The family is still shocked, following my mother’s passing two weeks ago today. In February, a doctor candidly warned my sister Nanette that Linda likely wouldn’t live until Christmas and maybe not beyond summer. But mom was a fighter, with 10-fold a cat’s nine lives. Despite declining health, and repeated rushes to the hospital, she showed herself to be stout and fibrous—and since Spring she reached a relatively stable, vital plateau, seemingly in defiance of the physician’s prediction. What did he know? Eh?

Among other health issues, Mom suffered acute kidney failure, stemming from diabetes, and underwent renal dialysis several times a week. During her last week of life, the purification process went poorly because of problems with the port used to access her vein. Doctors planned to open a new port, and close the other, on Aug. 3, 2017. Something went wrong, and she started bleeding profusely internally. 

Her dire state, for which surgery would be remedy and from which she couldn’t survive, stabilized by late the next day and even looked hopeful. Linda defied the odds once more—or so we all presumed. I don’t know the sequence of the next events, whether attempted removal of the old port (as planned) played any part, but the hemorrhaging resumed and early morning on the 5th Nan received the dreaded call: Mom had reached the point of no return; time had come to bring in the family and priest.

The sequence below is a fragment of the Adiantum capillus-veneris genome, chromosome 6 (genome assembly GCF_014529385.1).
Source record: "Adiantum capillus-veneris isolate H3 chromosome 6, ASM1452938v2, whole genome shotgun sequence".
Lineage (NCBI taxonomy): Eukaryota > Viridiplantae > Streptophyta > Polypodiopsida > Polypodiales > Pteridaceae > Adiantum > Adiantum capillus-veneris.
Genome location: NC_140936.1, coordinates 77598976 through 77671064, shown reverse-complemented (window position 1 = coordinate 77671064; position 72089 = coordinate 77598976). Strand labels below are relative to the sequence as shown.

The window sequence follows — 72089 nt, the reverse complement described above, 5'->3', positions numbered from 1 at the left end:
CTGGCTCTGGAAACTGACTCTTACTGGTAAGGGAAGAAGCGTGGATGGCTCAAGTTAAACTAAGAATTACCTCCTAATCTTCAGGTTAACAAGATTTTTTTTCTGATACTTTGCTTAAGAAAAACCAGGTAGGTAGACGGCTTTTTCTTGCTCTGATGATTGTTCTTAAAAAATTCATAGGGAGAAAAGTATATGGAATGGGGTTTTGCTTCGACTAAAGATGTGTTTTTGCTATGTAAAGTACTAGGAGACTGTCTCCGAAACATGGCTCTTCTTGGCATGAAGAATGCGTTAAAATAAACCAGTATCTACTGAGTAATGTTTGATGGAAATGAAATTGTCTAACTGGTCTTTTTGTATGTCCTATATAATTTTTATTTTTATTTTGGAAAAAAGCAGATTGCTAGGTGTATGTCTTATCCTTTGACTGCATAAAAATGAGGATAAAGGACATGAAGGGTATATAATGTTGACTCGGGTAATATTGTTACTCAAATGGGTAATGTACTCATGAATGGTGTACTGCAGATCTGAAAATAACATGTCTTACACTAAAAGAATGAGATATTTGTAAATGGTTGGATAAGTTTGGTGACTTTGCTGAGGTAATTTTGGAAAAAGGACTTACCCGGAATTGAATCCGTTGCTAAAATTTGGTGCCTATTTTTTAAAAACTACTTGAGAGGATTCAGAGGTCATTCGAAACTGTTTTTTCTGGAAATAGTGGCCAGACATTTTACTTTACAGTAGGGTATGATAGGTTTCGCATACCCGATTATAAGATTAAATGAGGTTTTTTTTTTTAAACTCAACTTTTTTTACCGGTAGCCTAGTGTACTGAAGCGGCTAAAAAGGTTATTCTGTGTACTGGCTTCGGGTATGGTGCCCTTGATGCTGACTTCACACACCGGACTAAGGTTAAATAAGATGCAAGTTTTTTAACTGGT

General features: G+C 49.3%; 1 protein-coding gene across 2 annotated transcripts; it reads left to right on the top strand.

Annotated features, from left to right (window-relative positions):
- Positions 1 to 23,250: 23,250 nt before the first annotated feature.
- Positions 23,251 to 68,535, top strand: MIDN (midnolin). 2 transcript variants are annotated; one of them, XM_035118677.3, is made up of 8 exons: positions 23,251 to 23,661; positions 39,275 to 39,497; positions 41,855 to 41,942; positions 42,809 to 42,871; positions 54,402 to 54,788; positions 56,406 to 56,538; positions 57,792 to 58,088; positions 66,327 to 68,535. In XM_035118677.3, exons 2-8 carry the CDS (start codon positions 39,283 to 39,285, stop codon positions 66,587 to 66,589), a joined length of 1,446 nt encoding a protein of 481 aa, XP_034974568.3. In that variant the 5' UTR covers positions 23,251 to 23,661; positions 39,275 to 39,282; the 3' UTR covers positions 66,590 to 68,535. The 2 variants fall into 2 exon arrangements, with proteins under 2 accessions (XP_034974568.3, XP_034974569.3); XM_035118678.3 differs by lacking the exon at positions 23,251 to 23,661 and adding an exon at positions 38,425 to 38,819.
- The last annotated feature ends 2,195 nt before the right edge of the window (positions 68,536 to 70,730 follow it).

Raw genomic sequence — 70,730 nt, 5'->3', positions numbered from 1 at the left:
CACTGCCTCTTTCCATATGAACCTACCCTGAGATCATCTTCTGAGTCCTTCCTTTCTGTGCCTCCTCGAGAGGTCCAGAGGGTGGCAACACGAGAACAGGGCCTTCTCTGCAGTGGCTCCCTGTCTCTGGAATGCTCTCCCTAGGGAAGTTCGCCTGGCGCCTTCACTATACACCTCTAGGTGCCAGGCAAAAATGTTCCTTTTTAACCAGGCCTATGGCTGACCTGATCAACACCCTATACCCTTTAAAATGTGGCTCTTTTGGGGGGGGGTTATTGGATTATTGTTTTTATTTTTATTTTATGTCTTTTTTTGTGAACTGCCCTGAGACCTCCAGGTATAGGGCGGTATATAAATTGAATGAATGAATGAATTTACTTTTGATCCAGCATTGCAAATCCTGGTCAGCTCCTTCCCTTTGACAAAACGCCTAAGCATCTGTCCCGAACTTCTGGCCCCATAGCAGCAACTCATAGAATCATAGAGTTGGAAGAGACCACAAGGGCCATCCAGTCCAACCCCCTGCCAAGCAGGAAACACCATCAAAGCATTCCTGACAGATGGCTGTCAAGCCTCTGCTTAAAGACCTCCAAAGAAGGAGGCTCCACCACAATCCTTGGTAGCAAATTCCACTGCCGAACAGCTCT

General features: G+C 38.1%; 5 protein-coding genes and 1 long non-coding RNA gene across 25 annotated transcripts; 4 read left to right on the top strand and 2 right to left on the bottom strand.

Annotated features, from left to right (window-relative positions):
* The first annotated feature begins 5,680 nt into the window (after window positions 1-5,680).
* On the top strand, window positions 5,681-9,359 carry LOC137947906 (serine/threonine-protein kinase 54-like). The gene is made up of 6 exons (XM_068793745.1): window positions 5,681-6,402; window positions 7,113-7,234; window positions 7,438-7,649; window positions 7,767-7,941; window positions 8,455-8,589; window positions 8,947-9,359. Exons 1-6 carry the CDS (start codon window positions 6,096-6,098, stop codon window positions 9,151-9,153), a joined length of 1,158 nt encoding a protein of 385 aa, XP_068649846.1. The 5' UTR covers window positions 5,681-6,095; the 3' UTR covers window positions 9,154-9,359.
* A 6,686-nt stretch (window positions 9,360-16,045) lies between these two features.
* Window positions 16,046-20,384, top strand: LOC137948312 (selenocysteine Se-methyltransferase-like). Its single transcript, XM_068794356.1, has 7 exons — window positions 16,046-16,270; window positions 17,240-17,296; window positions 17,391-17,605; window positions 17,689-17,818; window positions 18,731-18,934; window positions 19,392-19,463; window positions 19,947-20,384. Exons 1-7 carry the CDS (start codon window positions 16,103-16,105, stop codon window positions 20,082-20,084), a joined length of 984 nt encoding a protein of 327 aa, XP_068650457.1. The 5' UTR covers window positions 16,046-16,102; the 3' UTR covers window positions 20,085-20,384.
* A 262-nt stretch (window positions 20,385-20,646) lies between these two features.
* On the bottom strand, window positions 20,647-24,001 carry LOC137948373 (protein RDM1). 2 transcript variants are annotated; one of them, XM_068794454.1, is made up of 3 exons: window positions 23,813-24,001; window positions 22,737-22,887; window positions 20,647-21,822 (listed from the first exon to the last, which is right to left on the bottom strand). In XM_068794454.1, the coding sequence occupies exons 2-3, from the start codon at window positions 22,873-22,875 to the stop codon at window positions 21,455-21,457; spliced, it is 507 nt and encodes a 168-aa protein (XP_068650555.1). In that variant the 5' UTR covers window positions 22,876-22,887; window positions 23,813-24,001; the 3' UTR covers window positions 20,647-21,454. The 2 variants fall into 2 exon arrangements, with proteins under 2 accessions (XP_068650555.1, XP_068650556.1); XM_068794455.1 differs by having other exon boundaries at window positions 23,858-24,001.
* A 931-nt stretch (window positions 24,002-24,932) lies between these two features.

This wasn’t the first time that mom had been distressed enough for “the call” to rally around her. She had even joked with the priest during an earlier instance. My niece Lynnae told me that nothing was normal about her Grammy that morning. Her breathing labored, and she lay still. Yet, Linda had regained some alertness after nearly two days of dreariness. Eyes response only. She tried to speak but could not. Nan said that tears streamed down mom’s face when the priest gave last rights. The will to fight remained, but the body was unwilling. She passed about four hours later, at 2:02 p.m. EDT.

Day before yesterday, I visited Lynnae in Long Beach, where she had come on business. Nan sent along memorabilia from mom’s apartment; the majority are irreplaceable photographs. After my niece and I separated for the evening, I looked through all the pictures—kind of a quick curation. I stopped at one, awestruck, yelling to no one but myself: “That’s the mom I remember”.

The Linda I loved stares whimsically, as was her commonplace. That smile, raised finger, and wink also bring to mind—of all things—Japanese manga. For example, doesn’t the Amulet Angel drawing or Good Girl, Bad Girl T-Shirtremind of someone?

Mom was often the playful prankster. If she wasn’t smiling, or laughing, she soon would be. Why wouldn’t she beam at her youngest daughter’s wedding?

I don’t know who was the original shooter. The Featured Image is a photo of a photo that I captured using iPhone 7 Plus. It’s good enough for today, but in the future I will try to shoot something that preserves more of the original’s quality. I suppose that two archival copies will be prepared—one like the original with cigarette pack and other items on the table and another, like you see here, that leaves behind behavioral artifacts of the time.

You gave us 76 years, momma, and I was blessed to be a small part of 58 of them. Today, this photograph turns tears to my eyes. But, someday, surely, I will smile with you.

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